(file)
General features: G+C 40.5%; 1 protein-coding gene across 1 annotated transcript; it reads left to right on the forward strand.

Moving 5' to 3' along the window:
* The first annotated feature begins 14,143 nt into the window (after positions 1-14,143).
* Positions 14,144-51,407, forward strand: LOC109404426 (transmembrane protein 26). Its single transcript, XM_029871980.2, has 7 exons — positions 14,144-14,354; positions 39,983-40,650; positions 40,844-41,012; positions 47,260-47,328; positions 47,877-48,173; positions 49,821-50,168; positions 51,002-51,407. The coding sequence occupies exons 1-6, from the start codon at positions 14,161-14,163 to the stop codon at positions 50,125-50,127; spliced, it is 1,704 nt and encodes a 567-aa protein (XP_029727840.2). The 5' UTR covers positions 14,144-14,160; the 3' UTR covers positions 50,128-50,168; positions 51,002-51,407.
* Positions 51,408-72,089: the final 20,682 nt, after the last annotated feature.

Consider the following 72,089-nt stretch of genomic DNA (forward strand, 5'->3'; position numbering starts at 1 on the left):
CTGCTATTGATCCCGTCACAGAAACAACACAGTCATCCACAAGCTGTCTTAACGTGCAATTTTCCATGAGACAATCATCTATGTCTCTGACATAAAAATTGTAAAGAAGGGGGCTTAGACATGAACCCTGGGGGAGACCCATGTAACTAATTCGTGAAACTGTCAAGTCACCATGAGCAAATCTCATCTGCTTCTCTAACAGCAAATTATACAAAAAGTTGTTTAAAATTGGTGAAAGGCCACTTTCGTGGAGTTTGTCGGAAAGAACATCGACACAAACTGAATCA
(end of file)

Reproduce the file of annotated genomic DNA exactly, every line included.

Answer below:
General features: G+C 40.5%; 1 protein-coding gene across 1 annotated transcript; it reads left to right on the forward strand.

Moving 5' to 3' along the window:
* The first annotated feature begins 14,143 nt into the window (after positions 1-14,143).
* Positions 14,144-51,407, forward strand: LOC109404426 (transmembrane protein 26). Its single transcript, XM_029871980.2, has 7 exons — positions 14,144-14,354; positions 39,983-40,650; positions 40,844-41,012; positions 47,260-47,328; positions 47,877-48,173; positions 49,821-50,168; positions 51,002-51,407. The coding sequence occupies exons 1-6, from the start codon at positions 14,161-14,163 to the stop codon at positions 50,125-50,127; spliced, it is 1,704 nt and encodes a 567-aa protein (XP_029727840.2). The 5' UTR covers positions 14,144-14,160; the 3' UTR covers positions 50,128-50,168; positions 51,002-51,407.
* Positions 51,408-72,089: the final 20,682 nt, after the last annotated feature.

Consider the following 72,089-nt stretch of genomic DNA (forward strand, 5'->3'; position numbering starts at 1 on the left):
CTGCTATTGATCCCGTCACAGAAACAACACAGTCATCCACAAGCTGTCTTAACGTGCAATTTTCCATGAGACAATCATCTATGTCTCTGACATAAAAATTGTAAAGAAGGGGGCTTAGACATGAACCCTGGGGGAGACCCATGTAACTAATTCGTGAAACTGTCAAGTCACCATGAGCAAATCTCATCTGCTTCTCTAACAGCAAATTATACAAAAAGTTGTTTAAAATTGGTGAAAGGCCACTTTCGTGGAGTTTGTCGGAAAGAACATCGACACAAACTGAATCA